Android Example 3D Interactive Starfield using only the Core library

wonder

Expert
Licensed User
Hey guys!!

I took this HTML5 example and adapted it to B4A.

I hope the code is self-explanatory, if not, I'll be here to help.
Once again I'm using panels, but you can use whatever objects you want to represent the stars. I recommend, as always, LibGDX.
B4X:
#Region  Project Attributes

    #ApplicationLabel: 3D Starfield Example
    #VersionCode: 1
    #VersionName:
    'SupportedOrientations possible values: unspecified, landscape or portrait.
    #SupportedOrientations: Landscape
    #CanInstallToExternalStorage: False
#End Region

#Region  Activity Attributes
    #FullScreen: True
    #IncludeTitle: False
#End Region

Sub Process_Globals
    Dim Main_Engine As Timer
End Sub


Sub Globals
    'Starfield
        Dim number_of_stars = 64 As Float
        Dim star_speed = 0.4 As Float

        Dim max_depth = 32 As Float
        Dim star_x(number_of_stars) As Float
        Dim star_y(number_of_stars) As Float
        Dim star_z(number_of_stars) As Float
        Dim smin = -25 As Int
        Dim smax =  26 As Int

        Dim star(number_of_stars) As Panel

        Dim centerX = 50%x As Float
        Dim centerY = 50%y As Float

        Private TouchScreen As Panel
End Sub


Sub Activity_Create(FirstTime As Boolean)
    Activity.LoadLayout("Test")

    For i = 0 To (number_of_stars - 1)
        'Initialize 3D Coordinates
            star_x(i) = Rnd(smin, smax)
            star_y(i) = Rnd(smin, smax)
            star_z(i) = Rnd(1, max_depth)

        'Initialize Panels
            star(i).Initialize("Star")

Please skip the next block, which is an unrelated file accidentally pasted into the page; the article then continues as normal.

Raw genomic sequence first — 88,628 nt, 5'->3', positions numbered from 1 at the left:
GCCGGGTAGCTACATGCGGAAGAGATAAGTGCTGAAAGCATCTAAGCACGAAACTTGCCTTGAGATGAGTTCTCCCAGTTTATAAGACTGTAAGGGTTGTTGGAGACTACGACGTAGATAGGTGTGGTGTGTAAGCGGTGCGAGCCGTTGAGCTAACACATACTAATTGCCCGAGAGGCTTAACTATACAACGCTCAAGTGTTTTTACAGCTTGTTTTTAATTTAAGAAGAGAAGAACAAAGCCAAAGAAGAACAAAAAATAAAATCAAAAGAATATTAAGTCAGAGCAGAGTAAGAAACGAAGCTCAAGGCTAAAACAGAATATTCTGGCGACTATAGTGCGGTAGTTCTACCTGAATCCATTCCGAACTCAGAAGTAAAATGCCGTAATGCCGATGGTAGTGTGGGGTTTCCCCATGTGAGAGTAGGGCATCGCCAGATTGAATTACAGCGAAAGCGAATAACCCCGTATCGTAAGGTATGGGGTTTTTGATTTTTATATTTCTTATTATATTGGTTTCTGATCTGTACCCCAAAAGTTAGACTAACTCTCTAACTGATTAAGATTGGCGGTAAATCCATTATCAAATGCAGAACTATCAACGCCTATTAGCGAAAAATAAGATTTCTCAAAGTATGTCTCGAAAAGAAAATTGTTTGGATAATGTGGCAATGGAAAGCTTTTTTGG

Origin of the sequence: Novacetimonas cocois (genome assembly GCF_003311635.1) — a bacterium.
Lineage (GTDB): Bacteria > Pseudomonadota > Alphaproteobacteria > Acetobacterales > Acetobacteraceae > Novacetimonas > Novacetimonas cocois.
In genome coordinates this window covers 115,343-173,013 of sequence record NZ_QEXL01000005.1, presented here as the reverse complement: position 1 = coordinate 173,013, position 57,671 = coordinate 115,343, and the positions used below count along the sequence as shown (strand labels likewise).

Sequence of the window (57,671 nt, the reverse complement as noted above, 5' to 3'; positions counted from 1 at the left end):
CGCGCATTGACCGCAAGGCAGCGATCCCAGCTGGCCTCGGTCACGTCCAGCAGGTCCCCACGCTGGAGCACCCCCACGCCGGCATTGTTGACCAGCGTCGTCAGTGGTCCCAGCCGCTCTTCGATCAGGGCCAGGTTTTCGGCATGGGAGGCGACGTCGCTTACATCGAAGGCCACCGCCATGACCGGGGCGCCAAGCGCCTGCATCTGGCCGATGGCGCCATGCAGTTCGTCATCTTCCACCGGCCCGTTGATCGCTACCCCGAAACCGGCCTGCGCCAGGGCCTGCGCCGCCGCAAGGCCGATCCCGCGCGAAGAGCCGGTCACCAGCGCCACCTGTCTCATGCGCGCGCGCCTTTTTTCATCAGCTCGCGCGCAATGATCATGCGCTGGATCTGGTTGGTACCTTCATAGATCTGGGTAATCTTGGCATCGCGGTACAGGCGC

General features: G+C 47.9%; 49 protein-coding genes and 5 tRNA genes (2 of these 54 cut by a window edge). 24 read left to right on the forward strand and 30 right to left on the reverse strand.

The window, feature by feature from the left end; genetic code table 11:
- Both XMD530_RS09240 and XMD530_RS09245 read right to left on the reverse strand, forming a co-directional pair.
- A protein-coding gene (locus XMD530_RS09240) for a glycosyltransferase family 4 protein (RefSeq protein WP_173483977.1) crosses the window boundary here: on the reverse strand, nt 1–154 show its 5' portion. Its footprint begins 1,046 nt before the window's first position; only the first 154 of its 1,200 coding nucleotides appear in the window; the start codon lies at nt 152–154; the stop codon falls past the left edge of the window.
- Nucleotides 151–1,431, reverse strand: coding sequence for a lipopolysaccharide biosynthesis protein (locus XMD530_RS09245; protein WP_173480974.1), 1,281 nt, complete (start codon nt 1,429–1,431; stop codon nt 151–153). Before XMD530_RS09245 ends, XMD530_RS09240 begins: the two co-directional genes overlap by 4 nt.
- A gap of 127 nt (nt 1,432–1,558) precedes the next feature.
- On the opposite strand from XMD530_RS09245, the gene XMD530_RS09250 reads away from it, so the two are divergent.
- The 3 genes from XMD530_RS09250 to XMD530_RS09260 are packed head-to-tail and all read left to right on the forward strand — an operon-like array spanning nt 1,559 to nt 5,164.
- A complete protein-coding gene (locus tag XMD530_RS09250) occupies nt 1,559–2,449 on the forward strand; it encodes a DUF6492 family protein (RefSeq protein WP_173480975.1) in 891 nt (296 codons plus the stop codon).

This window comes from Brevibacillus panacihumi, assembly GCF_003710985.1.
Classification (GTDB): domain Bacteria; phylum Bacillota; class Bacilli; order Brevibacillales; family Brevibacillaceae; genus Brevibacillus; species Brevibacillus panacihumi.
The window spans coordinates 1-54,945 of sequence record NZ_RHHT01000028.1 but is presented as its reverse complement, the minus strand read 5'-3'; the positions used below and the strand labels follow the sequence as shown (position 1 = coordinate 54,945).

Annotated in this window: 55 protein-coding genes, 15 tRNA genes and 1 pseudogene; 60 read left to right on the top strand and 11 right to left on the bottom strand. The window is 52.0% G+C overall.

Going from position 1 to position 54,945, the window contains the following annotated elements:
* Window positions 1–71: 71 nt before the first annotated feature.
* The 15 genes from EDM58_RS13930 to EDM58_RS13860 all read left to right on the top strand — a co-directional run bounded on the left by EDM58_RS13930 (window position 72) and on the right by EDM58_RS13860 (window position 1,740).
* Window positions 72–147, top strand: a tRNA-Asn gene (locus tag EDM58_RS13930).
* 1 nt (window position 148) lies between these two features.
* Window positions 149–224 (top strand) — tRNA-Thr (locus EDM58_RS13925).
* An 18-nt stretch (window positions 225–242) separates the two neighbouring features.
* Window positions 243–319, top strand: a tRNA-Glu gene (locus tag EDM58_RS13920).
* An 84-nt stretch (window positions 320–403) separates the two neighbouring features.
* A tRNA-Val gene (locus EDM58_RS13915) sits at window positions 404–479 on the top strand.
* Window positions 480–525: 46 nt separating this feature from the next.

Activity.AddView(star(i), 0, 0, 0, 0)
    Next

    Main_Engine.Initialize("Main_Engine", 16)
    Main_Engine.Enabled = True

    TouchScreen.Left = 0%x
    TouchScreen.Top = 0%x
    TouchScreen.Width = 100%x
    TouchScreen.Height = 100%y
    TouchScreen.BringToFront

End Sub


Sub Activity_Resume
    Main_Engine.Enabled = True
End Sub


Sub Activity_Pause (UserClosed As Boolean)
    Main_Engine.Enabled = False
End Sub


Sub Main_Engine_Tick
       Starfield(10, centerX, centerY, star_speed)
End Sub


Sub Starfield(star_size As Float, x_center As Float, y_center As Float, speed As Float)
       For i = 0 To (number_of_stars - 1)

              'Moves the star in the z-axis
                  star_z(i)= star_z(i) - speed

              'Resets the star position once it's offscreen
                  If star_z(i) <= 0 Then
                         star_x(i) = Rnd(smin, smax)
                         star_y(i) = Rnd(smin, smax)
                         star_z(i) = max_depth
                  End If

              'Black magic happens here, can't explain this part (3D to 2D conversion), I only know it works
                  Dim k  = 128 / star_z(i) As Float
                  Dim px = star_x(i) * k + x_center As Float
                  Dim py = star_y(i) * k + y_center As Float

              'Display the star as long as its 2D position is on screen
                  If px >= 0%x AND px <= 100%x AND py >= 0%x AND py <= 100%y Then
                     Dim size = (1 - (star_z(i) / 32.0)) * star_size As Float
                     Dim shade = (1 - (star_z(i) / 32.0)) * 255 As Float

                     'Displaying a single star:
                            'The Aplha level is given by how distant in the z-axis the star is